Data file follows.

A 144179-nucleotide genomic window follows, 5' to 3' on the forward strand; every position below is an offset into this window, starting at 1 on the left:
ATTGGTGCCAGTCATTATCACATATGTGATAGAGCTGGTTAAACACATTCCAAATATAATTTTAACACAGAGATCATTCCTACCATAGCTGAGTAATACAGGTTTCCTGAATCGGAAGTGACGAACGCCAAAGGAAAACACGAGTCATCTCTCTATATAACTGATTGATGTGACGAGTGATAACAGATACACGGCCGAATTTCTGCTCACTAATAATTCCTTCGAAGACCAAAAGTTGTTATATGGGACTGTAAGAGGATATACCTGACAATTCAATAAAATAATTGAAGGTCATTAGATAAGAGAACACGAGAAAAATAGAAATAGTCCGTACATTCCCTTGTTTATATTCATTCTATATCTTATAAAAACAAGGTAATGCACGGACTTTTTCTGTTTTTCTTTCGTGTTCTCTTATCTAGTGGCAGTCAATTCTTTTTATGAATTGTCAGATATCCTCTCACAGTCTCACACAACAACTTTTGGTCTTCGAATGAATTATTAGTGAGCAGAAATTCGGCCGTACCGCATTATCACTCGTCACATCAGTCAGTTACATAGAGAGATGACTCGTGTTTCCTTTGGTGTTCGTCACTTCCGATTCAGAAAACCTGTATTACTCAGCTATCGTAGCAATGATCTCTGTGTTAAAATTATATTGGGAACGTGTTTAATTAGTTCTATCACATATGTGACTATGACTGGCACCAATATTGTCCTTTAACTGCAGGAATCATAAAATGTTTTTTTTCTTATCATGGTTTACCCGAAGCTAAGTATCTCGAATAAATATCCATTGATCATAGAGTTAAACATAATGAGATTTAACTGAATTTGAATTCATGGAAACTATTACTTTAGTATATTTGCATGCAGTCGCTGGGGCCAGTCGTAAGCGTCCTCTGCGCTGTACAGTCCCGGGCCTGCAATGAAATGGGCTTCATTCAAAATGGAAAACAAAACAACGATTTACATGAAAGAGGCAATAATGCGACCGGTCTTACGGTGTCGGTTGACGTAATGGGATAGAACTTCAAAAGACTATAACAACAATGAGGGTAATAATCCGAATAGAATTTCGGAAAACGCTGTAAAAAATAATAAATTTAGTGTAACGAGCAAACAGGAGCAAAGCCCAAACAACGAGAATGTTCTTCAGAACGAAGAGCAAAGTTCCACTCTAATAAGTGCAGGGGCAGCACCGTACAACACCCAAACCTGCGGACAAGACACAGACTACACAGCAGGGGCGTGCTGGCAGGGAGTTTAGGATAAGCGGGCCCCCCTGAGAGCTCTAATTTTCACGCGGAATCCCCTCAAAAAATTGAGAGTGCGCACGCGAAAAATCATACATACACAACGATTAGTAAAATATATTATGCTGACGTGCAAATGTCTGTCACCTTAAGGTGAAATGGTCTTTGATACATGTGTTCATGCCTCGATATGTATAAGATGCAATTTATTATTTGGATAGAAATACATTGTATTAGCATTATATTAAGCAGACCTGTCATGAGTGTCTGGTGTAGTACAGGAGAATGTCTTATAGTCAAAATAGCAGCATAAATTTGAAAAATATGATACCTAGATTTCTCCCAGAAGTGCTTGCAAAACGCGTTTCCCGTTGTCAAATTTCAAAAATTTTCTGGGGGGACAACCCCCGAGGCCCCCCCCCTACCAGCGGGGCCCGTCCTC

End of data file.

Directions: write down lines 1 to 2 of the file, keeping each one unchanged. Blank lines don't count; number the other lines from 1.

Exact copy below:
A 144179-nucleotide genomic window follows, 5' to 3' on the forward strand; every position below is an offset into this window, starting at 1 on the left:
ATTGGTGCCAGTCATTATCACATATGTGATAGAGCTGGTTAAACACATTCCAAATATAATTTTAACACAGAGATCATTCCTACCATAGCTGAGTAATACAGGTTTCCTGAATCGGAAGTGACGAACGCCAAAGGAAAACACGAGTCATCTCTCTATATAACTGATTGATGTGACGAGTGATAACAGATACACGGCCGAATTTCTGCTCACTAATAATTCCTTCGAAGACCAAAAGTTGTTATATGGGACTGTAAGAGGATATACCTGACAATTCAATAAAATAATTGAAGGTCATTAGATAAGAGAACACGAGAAAAATAGAAATAGTCCGTACATTCCCTTGTTTATATTCATTCTATATCTTATAAAAACAAGGTAATGCACGGACTTTTTCTGTTTTTCTTTCGTGTTCTCTTATCTAGTGGCAGTCAATTCTTTTTATGAATTGTCAGATATCCTCTCACAGTCTCACACAACAACTTTTGGTCTTCGAATGAATTATTAGTGAGCAGAAATTCGGCCGTACCGCATTATCACTCGTCACATCAGTCAGTTACATAGAGAGATGACTCGTGTTTCCTTTGGTGTTCGTCACTTCCGATTCAGAAAACCTGTATTACTCAGCTATCGTAGCAATGATCTCTGTGTTAAAATTATATTGGGAACGTGTTTAATTAGTTCTATCACATATGTGACTATGACTGGCACCAATATTGTCCTTTAACTGCAGGAATCATAAAATGTTTTTTTTCTTATCATGGTTTACCCGAAGCTAAGTATCTCGAATAAATATCCATTGATCATAGAGTTAAACATAATGAGATTTAACTGAATTTGAATTCATGGAAACTATTACTTTAGTATATTTGCATGCAGTCGCTGGGGCCAGTCGTAAGCGTCCTCTGCGCTGTACAGTCCCGGGCCTGCAATGAAATGGGCTTCATTCAAAATGGAAAACAAAACAACGATTTACATGAAAGAGGCAATAATGCGACCGGTCTTACGGTGTCGGTTGACGTAATGGGATAGAACTTCAAAAGACTATAACAACAATGAGGGTAATAATCCGAATAGAATTTCGGAAAACGCTGTAAAAAATAATAAATTTAGTGTAACGAGCAAACAGGAGCAAAGCCCAAACAACGAGAATGTTCTTCAGAACGAAGAGCAAAGTTCCACTCTAATAAGTGCAGGGGCAGCACCGTACAACACCCAAACCTGCGGACAAGACACAGACTACACAGCAGGGGCGTGCTGGCAGGGAGTTTAGGATAAGCGGGCCCCCCTGAGAGCTCTAATTTTCACGCGGAATCCCCTCAAAAAATTGAGAGTGCGCACGCGAAAAATCATACATACACAACGATTAGTAAAATATATTATGCTGACGTGCAAATGTCTGTCACCTTAAGGTGAAATGGTCTTTGATACATGTGTTCATGCCTCGATATGTATAAGATGCAATTTATTATTTGGATAGAAATACATTGTATTAGCATTATATTAAGCAGACCTGTCATGAGTGTCTGGTGTAGTACAGGAGAATGTCTTATAGTCAAAATAGCAGCATAAATTTGAAAAATATGATACCTAGATTTCTCCCAGAAGTGCTTGCAAAACGCGTTTCCCGTTGTCAAATTTCAAAAATTTTCTGGGGGGACAACCCCCGAGGCCCCCCCCCTACCAGCGGGGCCCGTCCTC